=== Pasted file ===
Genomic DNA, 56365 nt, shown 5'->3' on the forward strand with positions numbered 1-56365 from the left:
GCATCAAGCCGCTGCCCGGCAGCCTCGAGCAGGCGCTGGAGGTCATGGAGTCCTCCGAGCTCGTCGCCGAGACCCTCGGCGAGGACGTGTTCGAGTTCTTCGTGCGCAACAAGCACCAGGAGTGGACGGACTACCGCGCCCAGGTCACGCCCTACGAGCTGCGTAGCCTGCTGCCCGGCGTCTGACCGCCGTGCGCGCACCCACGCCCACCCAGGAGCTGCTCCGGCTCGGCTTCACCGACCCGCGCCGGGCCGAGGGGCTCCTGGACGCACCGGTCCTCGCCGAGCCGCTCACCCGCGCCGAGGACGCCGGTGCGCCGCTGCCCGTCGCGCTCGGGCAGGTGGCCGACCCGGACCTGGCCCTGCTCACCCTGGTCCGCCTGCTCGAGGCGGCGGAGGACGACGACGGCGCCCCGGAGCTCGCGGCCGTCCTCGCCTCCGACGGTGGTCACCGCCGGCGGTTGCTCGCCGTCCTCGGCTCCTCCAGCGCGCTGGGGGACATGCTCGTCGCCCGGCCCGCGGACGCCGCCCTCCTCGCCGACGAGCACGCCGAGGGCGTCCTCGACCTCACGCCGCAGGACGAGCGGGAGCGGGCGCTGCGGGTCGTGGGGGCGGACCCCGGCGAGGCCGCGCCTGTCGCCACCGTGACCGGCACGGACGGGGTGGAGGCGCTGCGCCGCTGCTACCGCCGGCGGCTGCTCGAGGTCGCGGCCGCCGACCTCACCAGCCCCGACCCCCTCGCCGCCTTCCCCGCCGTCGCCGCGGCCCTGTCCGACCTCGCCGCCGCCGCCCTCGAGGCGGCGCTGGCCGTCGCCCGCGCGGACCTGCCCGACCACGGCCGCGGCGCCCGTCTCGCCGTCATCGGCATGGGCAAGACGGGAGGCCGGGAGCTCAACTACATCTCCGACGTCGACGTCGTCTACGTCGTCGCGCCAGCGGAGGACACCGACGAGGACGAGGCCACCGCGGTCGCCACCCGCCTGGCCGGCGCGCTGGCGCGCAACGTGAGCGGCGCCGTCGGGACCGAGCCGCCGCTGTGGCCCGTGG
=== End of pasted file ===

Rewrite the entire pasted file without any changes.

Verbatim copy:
Genomic DNA, 56365 nt, shown 5'->3' on the forward strand with positions numbered 1-56365 from the left:
GCATCAAGCCGCTGCCCGGCAGCCTCGAGCAGGCGCTGGAGGTCATGGAGTCCTCCGAGCTCGTCGCCGAGACCCTCGGCGAGGACGTGTTCGAGTTCTTCGTGCGCAACAAGCACCAGGAGTGGACGGACTACCGCGCCCAGGTCACGCCCTACGAGCTGCGTAGCCTGCTGCCCGGCGTCTGACCGCCGTGCGCGCACCCACGCCCACCCAGGAGCTGCTCCGGCTCGGCTTCACCGACCCGCGCCGGGCCGAGGGGCTCCTGGACGCACCGGTCCTCGCCGAGCCGCTCACCCGCGCCGAGGACGCCGGTGCGCCGCTGCCCGTCGCGCTCGGGCAGGTGGCCGACCCGGACCTGGCCCTGCTCACCCTGGTCCGCCTGCTCGAGGCGGCGGAGGACGACGACGGCGCCCCGGAGCTCGCGGCCGTCCTCGCCTCCGACGGTGGTCACCGCCGGCGGTTGCTCGCCGTCCTCGGCTCCTCCAGCGCGCTGGGGGACATGCTCGTCGCCCGGCCCGCGGACGCCGCCCTCCTCGCCGACGAGCACGCCGAGGGCGTCCTCGACCTCACGCCGCAGGACGAGCGGGAGCGGGCGCTGCGGGTCGTGGGGGCGGACCCCGGCGAGGCCGCGCCTGTCGCCACCGTGACCGGCACGGACGGGGTGGAGGCGCTGCGCCGCTGCTACCGCCGGCGGCTGCTCGAGGTCGCGGCCGCCGACCTCACCAGCCCCGACCCCCTCGCCGCCTTCCCCGCCGTCGCCGCGGCCCTGTCCGACCTCGCCGCCGCCGCCCTCGAGGCGGCGCTGGCCGTCGCCCGCGCGGACCTGCCCGACCACGGCCGCGGCGCCCGTCTCGCCGTCATCGGCATGGGCAAGACGGGAGGCCGGGAGCTCAACTACATCTCCGACGTCGACGTCGTCTACGTCGTCGCGCCAGCGGAGGACACCGACGAGGACGAGGCCACCGCGGTCGCCACCCGCCTGGCCGGCGCGCTGGCGCGCAACGTGAGCGGCGCCGTCGGGACCGAGCCGCCGCTGTGGCCCGTGG